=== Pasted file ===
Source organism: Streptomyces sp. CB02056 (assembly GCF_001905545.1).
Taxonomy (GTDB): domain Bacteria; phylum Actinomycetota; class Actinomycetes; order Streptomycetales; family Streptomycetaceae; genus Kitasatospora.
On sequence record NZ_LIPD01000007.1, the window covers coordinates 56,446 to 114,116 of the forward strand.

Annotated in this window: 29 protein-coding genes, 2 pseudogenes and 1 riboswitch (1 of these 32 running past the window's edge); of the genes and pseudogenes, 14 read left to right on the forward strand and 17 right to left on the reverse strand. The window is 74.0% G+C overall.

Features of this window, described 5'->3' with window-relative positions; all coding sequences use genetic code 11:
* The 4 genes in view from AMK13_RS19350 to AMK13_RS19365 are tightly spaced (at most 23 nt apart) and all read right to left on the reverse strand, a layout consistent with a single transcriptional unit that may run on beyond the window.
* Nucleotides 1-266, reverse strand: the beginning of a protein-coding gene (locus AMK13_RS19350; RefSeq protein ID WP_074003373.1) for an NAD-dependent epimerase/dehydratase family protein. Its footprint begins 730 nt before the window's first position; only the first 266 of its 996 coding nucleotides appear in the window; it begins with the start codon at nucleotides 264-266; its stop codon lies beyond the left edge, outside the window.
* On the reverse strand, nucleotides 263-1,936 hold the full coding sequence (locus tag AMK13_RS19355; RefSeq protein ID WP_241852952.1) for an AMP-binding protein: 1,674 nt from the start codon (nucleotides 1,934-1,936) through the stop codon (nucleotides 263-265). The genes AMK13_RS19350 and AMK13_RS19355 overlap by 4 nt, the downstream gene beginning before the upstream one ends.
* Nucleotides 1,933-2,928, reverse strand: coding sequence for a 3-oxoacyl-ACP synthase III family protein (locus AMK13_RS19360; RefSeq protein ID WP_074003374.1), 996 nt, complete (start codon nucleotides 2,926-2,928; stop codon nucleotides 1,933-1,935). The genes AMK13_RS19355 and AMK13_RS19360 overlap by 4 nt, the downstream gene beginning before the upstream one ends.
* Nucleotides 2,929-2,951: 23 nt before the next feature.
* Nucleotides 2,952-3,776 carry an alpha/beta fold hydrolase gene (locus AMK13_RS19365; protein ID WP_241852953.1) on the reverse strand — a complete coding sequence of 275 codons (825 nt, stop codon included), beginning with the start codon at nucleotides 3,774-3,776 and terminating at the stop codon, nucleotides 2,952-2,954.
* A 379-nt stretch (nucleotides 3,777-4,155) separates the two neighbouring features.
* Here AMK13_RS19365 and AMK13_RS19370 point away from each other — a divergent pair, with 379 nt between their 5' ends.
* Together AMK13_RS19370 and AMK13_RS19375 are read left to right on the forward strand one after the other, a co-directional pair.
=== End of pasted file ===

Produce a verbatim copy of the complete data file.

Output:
Source organism: Streptomyces sp. CB02056 (assembly GCF_001905545.1).
Taxonomy (GTDB): domain Bacteria; phylum Actinomycetota; class Actinomycetes; order Streptomycetales; family Streptomycetaceae; genus Kitasatospora.
On sequence record NZ_LIPD01000007.1, the window covers coordinates 56,446 to 114,116 of the forward strand.

Annotated in this window: 29 protein-coding genes, 2 pseudogenes and 1 riboswitch (1 of these 32 running past the window's edge); of the genes and pseudogenes, 14 read left to right on the forward strand and 17 right to left on the reverse strand. The window is 74.0% G+C overall.

Features of this window, described 5'->3' with window-relative positions; all coding sequences use genetic code 11:
* The 4 genes in view from AMK13_RS19350 to AMK13_RS19365 are tightly spaced (at most 23 nt apart) and all read right to left on the reverse strand, a layout consistent with a single transcriptional unit that may run on beyond the window.
* Nucleotides 1-266, reverse strand: the beginning of a protein-coding gene (locus AMK13_RS19350; RefSeq protein ID WP_074003373.1) for an NAD-dependent epimerase/dehydratase family protein. Its footprint begins 730 nt before the window's first position; only the first 266 of its 996 coding nucleotides appear in the window; it begins with the start codon at nucleotides 264-266; its stop codon lies beyond the left edge, outside the window.
* On the reverse strand, nucleotides 263-1,936 hold the full coding sequence (locus tag AMK13_RS19355; RefSeq protein ID WP_241852952.1) for an AMP-binding protein: 1,674 nt from the start codon (nucleotides 1,934-1,936) through the stop codon (nucleotides 263-265). The genes AMK13_RS19350 and AMK13_RS19355 overlap by 4 nt, the downstream gene beginning before the upstream one ends.
* Nucleotides 1,933-2,928, reverse strand: coding sequence for a 3-oxoacyl-ACP synthase III family protein (locus AMK13_RS19360; RefSeq protein ID WP_074003374.1), 996 nt, complete (start codon nucleotides 2,926-2,928; stop codon nucleotides 1,933-1,935). The genes AMK13_RS19355 and AMK13_RS19360 overlap by 4 nt, the downstream gene beginning before the upstream one ends.
* Nucleotides 2,929-2,951: 23 nt before the next feature.
* Nucleotides 2,952-3,776 carry an alpha/beta fold hydrolase gene (locus AMK13_RS19365; protein ID WP_241852953.1) on the reverse strand — a complete coding sequence of 275 codons (825 nt, stop codon included), beginning with the start codon at nucleotides 3,774-3,776 and terminating at the stop codon, nucleotides 2,952-2,954.
* A 379-nt stretch (nucleotides 3,777-4,155) separates the two neighbouring features.
* Here AMK13_RS19365 and AMK13_RS19370 point away from each other — a divergent pair, with 379 nt between their 5' ends.
* Together AMK13_RS19370 and AMK13_RS19375 are read left to right on the forward strand one after the other, a co-directional pair.